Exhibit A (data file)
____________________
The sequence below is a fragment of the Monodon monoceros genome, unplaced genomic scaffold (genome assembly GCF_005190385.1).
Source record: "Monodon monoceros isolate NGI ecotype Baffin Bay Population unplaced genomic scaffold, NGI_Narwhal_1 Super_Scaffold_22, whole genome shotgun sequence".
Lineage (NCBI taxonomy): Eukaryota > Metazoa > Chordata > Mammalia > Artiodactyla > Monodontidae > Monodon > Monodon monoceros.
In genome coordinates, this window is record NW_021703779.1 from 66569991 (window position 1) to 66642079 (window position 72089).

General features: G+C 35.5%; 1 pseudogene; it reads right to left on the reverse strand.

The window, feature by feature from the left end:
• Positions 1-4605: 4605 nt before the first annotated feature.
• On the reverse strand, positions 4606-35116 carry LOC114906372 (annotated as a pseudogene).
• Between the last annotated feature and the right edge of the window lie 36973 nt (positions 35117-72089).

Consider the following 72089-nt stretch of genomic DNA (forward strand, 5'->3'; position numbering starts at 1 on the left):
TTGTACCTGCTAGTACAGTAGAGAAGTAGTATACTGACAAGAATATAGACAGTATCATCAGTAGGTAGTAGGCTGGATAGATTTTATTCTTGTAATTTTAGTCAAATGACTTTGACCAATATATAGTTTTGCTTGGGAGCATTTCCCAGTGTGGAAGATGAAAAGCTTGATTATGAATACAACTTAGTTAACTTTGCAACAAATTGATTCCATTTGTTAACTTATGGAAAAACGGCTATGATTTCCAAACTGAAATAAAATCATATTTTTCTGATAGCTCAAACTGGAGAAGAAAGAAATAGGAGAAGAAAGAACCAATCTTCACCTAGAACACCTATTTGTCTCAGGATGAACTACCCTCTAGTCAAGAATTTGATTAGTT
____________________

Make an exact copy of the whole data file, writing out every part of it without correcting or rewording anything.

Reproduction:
The sequence below is a fragment of the Monodon monoceros genome, unplaced genomic scaffold (genome assembly GCF_005190385.1).
Source record: "Monodon monoceros isolate NGI ecotype Baffin Bay Population unplaced genomic scaffold, NGI_Narwhal_1 Super_Scaffold_22, whole genome shotgun sequence".
Lineage (NCBI taxonomy): Eukaryota > Metazoa > Chordata > Mammalia > Artiodactyla > Monodontidae > Monodon > Monodon monoceros.
In genome coordinates, this window is record NW_021703779.1 from 66569991 (window position 1) to 66642079 (window position 72089).

General features: G+C 35.5%; 1 pseudogene; it reads right to left on the reverse strand.

The window, feature by feature from the left end:
• Positions 1-4605: 4605 nt before the first annotated feature.
• On the reverse strand, positions 4606-35116 carry LOC114906372 (annotated as a pseudogene).
• Between the last annotated feature and the right edge of the window lie 36973 nt (positions 35117-72089).

Consider the following 72089-nt stretch of genomic DNA (forward strand, 5'->3'; position numbering starts at 1 on the left):
TTGTACCTGCTAGTACAGTAGAGAAGTAGTATACTGACAAGAATATAGACAGTATCATCAGTAGGTAGTAGGCTGGATAGATTTTATTCTTGTAATTTTAGTCAAATGACTTTGACCAATATATAGTTTTGCTTGGGAGCATTTCCCAGTGTGGAAGATGAAAAGCTTGATTATGAATACAACTTAGTTAACTTTGCAACAAATTGATTCCATTTGTTAACTTATGGAAAAACGGCTATGATTTCCAAACTGAAATAAAATCATATTTTTCTGATAGCTCAAACTGGAGAAGAAAGAAATAGGAGAAGAAAGAACCAATCTTCACCTAGAACACCTATTTGTCTCAGGATGAACTACCCTCTAGTCAAGAATTTGATTAGTT